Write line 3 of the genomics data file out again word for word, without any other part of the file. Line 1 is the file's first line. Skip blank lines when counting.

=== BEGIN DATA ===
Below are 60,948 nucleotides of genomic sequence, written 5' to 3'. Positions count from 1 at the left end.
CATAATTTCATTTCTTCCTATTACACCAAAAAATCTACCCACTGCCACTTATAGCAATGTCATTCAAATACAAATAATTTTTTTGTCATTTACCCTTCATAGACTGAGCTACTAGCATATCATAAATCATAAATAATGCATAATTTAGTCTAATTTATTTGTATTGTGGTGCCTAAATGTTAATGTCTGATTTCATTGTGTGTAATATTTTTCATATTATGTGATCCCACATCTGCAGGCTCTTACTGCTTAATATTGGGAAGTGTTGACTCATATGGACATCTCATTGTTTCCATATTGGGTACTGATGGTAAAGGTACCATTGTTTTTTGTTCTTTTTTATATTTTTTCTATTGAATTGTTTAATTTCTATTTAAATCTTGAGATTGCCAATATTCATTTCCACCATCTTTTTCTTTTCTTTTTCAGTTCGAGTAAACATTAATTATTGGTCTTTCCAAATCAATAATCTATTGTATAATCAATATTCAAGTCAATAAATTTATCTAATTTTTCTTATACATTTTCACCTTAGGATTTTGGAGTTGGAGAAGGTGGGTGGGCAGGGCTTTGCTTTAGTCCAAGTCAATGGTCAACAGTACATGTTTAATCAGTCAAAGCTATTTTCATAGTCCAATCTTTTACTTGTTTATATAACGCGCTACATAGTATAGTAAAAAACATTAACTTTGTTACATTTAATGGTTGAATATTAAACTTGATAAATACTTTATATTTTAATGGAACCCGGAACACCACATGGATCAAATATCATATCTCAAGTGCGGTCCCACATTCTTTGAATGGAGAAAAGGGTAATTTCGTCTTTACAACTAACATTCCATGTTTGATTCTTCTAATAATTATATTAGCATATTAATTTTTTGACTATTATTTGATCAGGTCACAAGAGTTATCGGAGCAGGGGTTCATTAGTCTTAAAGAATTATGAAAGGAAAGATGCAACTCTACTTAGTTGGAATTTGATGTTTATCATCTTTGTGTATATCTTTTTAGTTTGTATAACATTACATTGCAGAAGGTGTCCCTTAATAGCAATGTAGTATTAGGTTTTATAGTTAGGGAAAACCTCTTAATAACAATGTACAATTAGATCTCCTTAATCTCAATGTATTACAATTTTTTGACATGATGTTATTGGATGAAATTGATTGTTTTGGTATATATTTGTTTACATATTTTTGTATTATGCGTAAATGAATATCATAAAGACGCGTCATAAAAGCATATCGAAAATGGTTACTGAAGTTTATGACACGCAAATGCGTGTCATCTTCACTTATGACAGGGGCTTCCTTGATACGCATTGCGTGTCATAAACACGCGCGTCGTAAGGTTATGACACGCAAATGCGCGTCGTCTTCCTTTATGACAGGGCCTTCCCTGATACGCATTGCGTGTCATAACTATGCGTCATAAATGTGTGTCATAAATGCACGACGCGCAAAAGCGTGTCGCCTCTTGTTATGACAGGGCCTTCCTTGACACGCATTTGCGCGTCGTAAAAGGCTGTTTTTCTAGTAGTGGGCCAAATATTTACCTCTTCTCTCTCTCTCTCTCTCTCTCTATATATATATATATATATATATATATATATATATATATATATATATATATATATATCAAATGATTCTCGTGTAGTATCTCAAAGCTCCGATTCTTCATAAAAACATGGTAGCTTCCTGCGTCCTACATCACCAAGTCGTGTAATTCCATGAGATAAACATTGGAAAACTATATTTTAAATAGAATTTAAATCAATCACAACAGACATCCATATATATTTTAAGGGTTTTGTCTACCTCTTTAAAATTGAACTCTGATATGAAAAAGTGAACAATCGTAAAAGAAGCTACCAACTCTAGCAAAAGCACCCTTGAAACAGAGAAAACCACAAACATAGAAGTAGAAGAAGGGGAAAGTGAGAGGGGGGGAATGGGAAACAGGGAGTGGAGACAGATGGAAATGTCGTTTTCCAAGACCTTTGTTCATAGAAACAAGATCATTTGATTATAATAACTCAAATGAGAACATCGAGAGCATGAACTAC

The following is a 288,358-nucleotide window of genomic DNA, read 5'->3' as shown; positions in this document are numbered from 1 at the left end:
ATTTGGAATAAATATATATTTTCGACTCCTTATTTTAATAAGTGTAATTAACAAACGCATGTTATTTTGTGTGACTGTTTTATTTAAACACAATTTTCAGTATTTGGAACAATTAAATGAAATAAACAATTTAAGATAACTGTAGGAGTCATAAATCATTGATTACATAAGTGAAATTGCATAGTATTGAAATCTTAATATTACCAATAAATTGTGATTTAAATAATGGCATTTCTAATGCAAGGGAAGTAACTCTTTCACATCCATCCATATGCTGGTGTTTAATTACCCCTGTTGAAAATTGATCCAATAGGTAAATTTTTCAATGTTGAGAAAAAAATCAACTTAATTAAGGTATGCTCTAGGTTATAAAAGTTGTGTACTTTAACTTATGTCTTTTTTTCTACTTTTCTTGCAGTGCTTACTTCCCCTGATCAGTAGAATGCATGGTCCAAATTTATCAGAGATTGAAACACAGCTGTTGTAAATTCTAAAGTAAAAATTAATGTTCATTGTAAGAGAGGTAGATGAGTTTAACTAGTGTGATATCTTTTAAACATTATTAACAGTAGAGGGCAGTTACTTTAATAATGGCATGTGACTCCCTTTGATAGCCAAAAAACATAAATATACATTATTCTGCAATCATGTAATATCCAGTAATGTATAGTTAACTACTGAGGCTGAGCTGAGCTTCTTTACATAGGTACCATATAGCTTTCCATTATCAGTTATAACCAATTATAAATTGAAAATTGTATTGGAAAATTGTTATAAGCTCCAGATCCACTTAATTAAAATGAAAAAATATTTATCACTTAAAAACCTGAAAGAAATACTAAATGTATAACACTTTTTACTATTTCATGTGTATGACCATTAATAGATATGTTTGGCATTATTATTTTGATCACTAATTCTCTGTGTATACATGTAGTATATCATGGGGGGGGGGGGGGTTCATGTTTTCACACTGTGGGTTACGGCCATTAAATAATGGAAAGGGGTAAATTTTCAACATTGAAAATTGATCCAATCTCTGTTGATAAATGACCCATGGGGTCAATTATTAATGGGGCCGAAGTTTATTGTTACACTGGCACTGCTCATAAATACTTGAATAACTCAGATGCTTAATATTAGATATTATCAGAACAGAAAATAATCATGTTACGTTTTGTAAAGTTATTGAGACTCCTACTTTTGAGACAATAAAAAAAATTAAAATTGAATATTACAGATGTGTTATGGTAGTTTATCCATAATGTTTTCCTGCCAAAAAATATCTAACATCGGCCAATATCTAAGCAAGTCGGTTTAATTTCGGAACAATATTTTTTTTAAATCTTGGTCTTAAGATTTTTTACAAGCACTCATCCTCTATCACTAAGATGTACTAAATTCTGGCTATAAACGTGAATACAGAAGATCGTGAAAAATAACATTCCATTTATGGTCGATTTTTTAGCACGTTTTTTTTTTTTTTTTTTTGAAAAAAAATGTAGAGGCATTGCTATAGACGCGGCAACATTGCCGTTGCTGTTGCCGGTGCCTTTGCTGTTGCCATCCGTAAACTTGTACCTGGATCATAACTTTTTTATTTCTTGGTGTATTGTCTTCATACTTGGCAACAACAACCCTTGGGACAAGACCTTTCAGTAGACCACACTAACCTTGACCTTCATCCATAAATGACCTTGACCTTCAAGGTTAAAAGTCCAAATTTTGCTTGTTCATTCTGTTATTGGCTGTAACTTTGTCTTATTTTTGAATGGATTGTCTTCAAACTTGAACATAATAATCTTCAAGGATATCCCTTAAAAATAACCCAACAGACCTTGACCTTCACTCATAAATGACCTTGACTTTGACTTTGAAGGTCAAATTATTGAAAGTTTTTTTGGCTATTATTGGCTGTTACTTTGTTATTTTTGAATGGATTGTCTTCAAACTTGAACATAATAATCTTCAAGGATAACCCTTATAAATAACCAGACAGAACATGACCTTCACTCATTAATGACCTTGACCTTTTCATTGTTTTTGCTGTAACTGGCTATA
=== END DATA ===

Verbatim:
The following is a 288,358-nucleotide window of genomic DNA, read 5'->3' as shown; positions in this document are numbered from 1 at the left end: